All data were tabulated in Microsoft Excel worksheet (Microsoft office system 2007; Microsoft Corporation, Redmond, Washington, USA).
Statistical analysis was carried out using SPSS statistics software version 20 (IBM Corporation, Armonk, New York, USA).
| Results|| |
The mean age of the subjects in the three groups was 52.33±8.82, 52.90±5.11, and 47.80±10.47 years, respectively. The mean duration of diabetes was 9.67±7.31 years in group I and 6.25±3.64 years in group II. The mean SE of the three groups was −0.68±2.01, −0.51±2.06, and −0.65±2.47 D, respectively. All study groups showed a statistically insignificant difference.
[Table 1] illustrates the RNFL thickness in the three groups. There was a statistically significant difference in RNFL thickness of global (G), superior, and temporal quadrants between the three studied groups (P=0.014, 0.004, and 0.001, respectively). In the global (G) thickness, the mean RNFL thickness in the diabetic patients without DR (93.35±10.05 µm) was significantly less than that of the control group (104.80±9.96 µm) (P=0.012) and that of the patients with NPDR (104.30±17.96 µm) (P=0.009). However, there was no statistically significant difference between the patients with NPDR and the control group (P=0.902). In the superior quadrant, the mean RNFL thickness in the diabetic patients without DR (110.13±13.93 µm) was significantly less than that of the control group (124.80±14.57 µm) (P=0.013) and that of the patients with NPDR (127.57±22.41 µm) (P=0.001). However, there was no statistically significant difference between the patients with NPDR and the control group (P=0.601). In the temporal quadrant, the mean RNFL thickness in diabetic patients without DR (61.40±12.00 µm) was significantly less than that of the control group (71.75±9.37 µm) (P=0.003) and that of the patients with NPDR (85.73±19.40 µm) (P=0.001). However, there was no statistically significant difference between patients with NPDR and the control group (P=0.751).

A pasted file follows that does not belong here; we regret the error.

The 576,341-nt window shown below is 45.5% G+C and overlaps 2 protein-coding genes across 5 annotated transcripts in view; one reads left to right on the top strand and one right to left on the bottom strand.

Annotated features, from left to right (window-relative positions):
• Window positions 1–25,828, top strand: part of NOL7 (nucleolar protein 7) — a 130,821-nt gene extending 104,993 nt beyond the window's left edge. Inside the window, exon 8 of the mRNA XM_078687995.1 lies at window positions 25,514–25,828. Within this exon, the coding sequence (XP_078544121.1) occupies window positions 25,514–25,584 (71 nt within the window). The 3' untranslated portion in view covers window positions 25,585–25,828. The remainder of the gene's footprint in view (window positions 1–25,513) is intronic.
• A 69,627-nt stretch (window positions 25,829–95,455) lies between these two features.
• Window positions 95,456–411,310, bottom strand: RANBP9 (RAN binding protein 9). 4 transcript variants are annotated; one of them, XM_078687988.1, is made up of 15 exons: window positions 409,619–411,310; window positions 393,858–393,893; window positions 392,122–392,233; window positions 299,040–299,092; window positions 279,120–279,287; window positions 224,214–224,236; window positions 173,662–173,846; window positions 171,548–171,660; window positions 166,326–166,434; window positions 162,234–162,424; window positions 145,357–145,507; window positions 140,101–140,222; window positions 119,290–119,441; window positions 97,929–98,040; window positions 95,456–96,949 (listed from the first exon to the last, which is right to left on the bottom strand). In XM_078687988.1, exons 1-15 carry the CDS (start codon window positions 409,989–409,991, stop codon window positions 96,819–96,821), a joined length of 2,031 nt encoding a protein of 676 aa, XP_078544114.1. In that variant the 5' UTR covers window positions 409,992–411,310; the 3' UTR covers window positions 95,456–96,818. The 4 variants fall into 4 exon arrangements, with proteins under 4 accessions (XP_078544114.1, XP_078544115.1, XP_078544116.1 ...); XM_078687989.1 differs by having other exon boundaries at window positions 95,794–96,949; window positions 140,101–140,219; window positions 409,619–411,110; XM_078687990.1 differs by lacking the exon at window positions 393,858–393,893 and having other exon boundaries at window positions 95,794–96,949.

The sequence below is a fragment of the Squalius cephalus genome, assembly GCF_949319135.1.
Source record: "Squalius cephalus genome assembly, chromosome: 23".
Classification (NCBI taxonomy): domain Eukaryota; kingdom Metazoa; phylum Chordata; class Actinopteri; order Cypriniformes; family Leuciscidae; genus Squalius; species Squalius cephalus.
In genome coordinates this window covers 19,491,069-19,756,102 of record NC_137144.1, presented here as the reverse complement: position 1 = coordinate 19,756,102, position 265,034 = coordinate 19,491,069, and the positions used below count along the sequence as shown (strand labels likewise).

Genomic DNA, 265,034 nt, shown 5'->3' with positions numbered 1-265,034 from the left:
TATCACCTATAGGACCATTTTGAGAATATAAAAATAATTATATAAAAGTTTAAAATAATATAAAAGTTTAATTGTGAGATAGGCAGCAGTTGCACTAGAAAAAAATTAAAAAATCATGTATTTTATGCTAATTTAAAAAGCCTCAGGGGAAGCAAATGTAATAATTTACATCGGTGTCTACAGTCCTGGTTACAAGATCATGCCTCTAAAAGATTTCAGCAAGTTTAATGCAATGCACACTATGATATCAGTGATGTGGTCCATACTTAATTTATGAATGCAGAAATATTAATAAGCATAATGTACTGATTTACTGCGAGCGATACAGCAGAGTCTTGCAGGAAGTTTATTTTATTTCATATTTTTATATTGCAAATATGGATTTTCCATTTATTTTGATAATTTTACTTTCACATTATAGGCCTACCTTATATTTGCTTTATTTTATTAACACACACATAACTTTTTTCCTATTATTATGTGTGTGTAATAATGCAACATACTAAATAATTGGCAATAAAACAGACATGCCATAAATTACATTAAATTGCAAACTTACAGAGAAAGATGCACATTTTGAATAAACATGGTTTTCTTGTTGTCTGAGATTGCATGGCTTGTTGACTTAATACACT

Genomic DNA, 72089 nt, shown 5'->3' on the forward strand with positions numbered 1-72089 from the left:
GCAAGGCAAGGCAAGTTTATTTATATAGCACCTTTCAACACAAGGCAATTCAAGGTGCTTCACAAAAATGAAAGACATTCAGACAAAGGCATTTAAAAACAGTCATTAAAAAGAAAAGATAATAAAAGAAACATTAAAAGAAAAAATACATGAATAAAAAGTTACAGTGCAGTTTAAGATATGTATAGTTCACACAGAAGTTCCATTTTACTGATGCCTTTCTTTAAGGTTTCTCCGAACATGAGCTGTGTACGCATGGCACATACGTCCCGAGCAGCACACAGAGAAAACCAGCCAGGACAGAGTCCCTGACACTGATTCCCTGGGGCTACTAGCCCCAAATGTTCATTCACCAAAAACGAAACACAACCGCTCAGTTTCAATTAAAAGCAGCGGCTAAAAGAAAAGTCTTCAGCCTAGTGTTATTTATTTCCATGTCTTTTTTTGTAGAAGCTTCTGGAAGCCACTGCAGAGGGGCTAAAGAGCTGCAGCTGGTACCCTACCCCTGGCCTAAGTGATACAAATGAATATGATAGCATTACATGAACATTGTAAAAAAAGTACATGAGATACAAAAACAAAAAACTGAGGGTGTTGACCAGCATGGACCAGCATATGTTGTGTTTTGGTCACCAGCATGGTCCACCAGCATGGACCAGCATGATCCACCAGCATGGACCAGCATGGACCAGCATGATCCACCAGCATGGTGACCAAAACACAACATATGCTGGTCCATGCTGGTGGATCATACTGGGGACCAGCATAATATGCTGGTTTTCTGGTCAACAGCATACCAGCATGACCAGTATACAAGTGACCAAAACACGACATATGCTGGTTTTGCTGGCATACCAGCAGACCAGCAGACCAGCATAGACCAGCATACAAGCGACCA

|Table 1 Comparison between the different study groups according to retinal nerve fiber layer thickness|
Click here to view
It was noted that there was no statistically significant difference in RNFL thickness of the inferior and nasal quadrants between the three studied groups (P=0.097 and 0.414, respectively).